A woman is raffling off her entire house and a lump sum of cash to raise money for herself and an animal charity.
Claire Waldron has decided to put the three bedroom home she owns in Magheraboy, Sligo on offer to be won.
Whoever bags the lucky raffle ticket, which cost £9 a piece, will bag themselves a semi-detached property boasting brand new appliances, stylish furniture and a huge garden area.
The 45-year-old bought the three bedroom house in 2004 and moved in that year when her daughter was just nine.
Now, 17 years later, Claire is raffling off the family home to raise money for her favourite animal charity, The Irish Society for the Prevention of Cruelty to Animals (ISPCA).
Claire says that before the pandemic she “got a new kitchen in, all the new furniture, I did up my bedroom. It hasn’t been used much, no family parties of course, so it’s ready to go.
“The reason I’m doing that (leaving the house fully furnished) is if I haven’t found somewhere to live after the raffle I’ll have to worry about storage and removal and it’s just a hassle.
“You can buy furniture anywhere.”
Along with a fully furnished home, Claire is even leaving £4,300 to the lucky winner.
“I’m sure people will want to paint it their own way,” she said.
“I’ve got a few complaints about tiles at my front door. I have had emails saying ‘I don’t like your tiles, I’m not buying a ticket’.
“Everyone’s got their own personal taste, that’s why I’m giving €5,000 (£4,300) as well, for people to be able to put their own mark on it.”
The raffle will see 5 per cent of ticket revenue donated to the ISPCA, after Raffall, the raffle hosting website, has taken commission.
“5 per cent out of 30,000 ticket sales, it works out at about €14,000 or €15,000,” she explains.
With 140 days left to enter, there are over 1,500 raffle tickets sold so far.
As support grows across social media and the ISPCA soon to get on board with advertising the fundraiser, Claire hopes to reach her goal of 30,000 tickets sold by October.
“I’ve had contact with them (the ISPCA), I’ve had to sign letters to say that this is kosher and that I am going to donate the money… so they’re going to get on board and start sharing it on their Instagram page, which will help,” she continued.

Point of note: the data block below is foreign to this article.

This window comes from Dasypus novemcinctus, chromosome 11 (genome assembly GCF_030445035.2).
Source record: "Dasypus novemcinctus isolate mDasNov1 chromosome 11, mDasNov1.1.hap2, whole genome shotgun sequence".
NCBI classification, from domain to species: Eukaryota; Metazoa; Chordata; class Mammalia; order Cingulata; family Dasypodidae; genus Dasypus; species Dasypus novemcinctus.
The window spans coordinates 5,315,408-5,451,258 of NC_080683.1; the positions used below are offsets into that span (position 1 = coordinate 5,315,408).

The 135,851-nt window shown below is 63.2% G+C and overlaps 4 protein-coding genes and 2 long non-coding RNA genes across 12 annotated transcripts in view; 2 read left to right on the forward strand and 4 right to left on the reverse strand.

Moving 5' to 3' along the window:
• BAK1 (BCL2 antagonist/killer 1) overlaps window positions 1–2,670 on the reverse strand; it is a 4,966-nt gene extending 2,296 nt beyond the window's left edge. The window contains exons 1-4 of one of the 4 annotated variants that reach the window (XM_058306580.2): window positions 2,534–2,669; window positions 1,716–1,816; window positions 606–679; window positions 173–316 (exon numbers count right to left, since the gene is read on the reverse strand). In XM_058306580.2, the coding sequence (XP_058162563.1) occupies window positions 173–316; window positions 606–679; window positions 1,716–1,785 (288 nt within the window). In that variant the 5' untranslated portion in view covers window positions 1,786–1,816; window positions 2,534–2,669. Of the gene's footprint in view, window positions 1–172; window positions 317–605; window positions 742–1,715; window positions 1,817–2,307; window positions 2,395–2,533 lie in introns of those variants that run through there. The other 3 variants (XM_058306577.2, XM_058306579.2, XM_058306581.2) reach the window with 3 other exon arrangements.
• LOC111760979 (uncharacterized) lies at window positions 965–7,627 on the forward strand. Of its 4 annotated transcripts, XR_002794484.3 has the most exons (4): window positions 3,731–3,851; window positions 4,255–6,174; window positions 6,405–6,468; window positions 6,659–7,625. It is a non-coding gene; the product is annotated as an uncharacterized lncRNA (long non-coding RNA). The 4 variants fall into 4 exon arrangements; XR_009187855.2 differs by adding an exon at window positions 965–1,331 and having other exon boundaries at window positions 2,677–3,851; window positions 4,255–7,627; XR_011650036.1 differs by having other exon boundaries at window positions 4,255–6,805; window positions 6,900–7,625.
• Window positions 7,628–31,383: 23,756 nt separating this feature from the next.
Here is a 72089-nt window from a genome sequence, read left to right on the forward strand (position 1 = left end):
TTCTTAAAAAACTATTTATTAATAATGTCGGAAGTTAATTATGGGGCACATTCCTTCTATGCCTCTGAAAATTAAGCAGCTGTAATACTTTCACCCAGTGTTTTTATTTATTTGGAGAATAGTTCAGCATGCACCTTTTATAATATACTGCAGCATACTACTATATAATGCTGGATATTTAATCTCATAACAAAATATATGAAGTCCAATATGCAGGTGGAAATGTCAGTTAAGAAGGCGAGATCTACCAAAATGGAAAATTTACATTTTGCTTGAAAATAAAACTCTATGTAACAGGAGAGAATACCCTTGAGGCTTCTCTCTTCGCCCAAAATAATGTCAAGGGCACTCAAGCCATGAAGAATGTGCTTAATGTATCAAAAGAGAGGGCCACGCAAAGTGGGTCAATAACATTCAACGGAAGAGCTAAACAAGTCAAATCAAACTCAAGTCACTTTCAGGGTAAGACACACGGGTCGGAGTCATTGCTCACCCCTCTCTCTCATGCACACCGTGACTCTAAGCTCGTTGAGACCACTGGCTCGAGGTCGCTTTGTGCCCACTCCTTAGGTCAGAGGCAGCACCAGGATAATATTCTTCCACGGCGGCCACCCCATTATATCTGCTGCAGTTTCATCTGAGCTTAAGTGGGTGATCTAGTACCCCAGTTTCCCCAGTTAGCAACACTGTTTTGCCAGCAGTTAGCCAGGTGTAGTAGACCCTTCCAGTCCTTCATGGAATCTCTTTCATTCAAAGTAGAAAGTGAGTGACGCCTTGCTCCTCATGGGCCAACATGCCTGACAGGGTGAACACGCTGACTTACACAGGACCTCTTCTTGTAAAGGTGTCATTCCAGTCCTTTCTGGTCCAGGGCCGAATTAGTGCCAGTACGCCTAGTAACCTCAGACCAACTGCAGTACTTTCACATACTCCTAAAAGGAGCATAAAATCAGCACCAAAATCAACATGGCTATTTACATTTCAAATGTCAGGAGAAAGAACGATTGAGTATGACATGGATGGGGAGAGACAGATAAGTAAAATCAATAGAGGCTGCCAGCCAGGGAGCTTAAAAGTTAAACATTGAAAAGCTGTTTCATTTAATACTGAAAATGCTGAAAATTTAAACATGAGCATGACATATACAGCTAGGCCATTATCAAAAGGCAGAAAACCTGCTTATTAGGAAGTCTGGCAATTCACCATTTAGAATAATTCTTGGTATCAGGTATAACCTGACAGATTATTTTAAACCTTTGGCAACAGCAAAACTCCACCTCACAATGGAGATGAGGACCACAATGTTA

For the self-proclaimed “crazy dog lady,” choosing to donate to the ISPCA was a no-brainer.
“There’s no actual rescue centres in Sligo,” she said.
“There’s Leitrim animal rescue which is the next county over and then there’s North West which covers Mayo… So the ISPCA has been covering all the trouble that the county (Sligo) has had.
“I thought I’d pick them. They’re pretty central. They cover the whole of Ireland and they need the funds. Just like any other rescue centre.”
Claire has run Walkies Doggy Daycare, a boarding and dog-walking service since 2012 and says looking after animals is her “bread and butter.”
“My daughter has three dogs and I have two dogs so there’s dogs everywhere,” she said.
Her daughter is expecting her first child this summer and Claire has plans to move into a smaller home with plenty of room for more canine activities.
“It would be nice to move somewhere closer to my daughter, mind the kid and mind dogs,” the mum said.
On leaving her home she says: “I do love my house but I want more garden space, more land, shed units or an expansion so that I can have more dogs.”
As well as expanding the “doggy daycare,” Claire is planning on fostering and adopting more dogs when she has the space to do so.
“The amount of people that got dogs during Covid is crazy. They’re all going to be going back to work this year or maybe next year, the rescue centres are going to be full and they’re already full to capacity.”
“There’s no rescue centre in Sligo and I just want to be able to do something, animals are my life.”
When asked of any plans for choosing potential new properties she says she’s not allowing herself to become attached to anywhere yet, “properties are being snapped up because everyone wants to get out of the city,” she explains.
“I’m not getting my hopes up or setting my heart on anything until the end of July or August, when I know what the raffle situation is.”
She says that raffling her house to raise money has been keeping her busy over lockdown.
“I was bored s**tless. During lockdown, I really wanted a project,” Claire said.
“You have to be on social media all the time, posting stories, you have to keep the house clean, posting pictures, answering the phone.”
And she isn’t alone. Raffling houses online has become a new fad with tickets being sold for a chance to win houses across the country.
Claire was first inspired by a house raffled off in Waterford. Since then there have been houses raffled in Kilkenny, Wexford and one currently being raffled in Donegal.
While some people are selling their homes via raffle in a bid to make a profit, others like Claire are donating proceeds to charity.
“The family in Donegal are doing it for Beaumont (Hospital),” Claire said.
“Nobody else is doing it for animals though.”
The ISPCA, who have been appealing for funding throughout the pandemic, are in full support of Claire’s venture.
ISPCA Head of Fundraising Lylah O’Beirne has said that “generous donations from kindhearted animal lovers like Claire are critical to ensuring our services can continue.”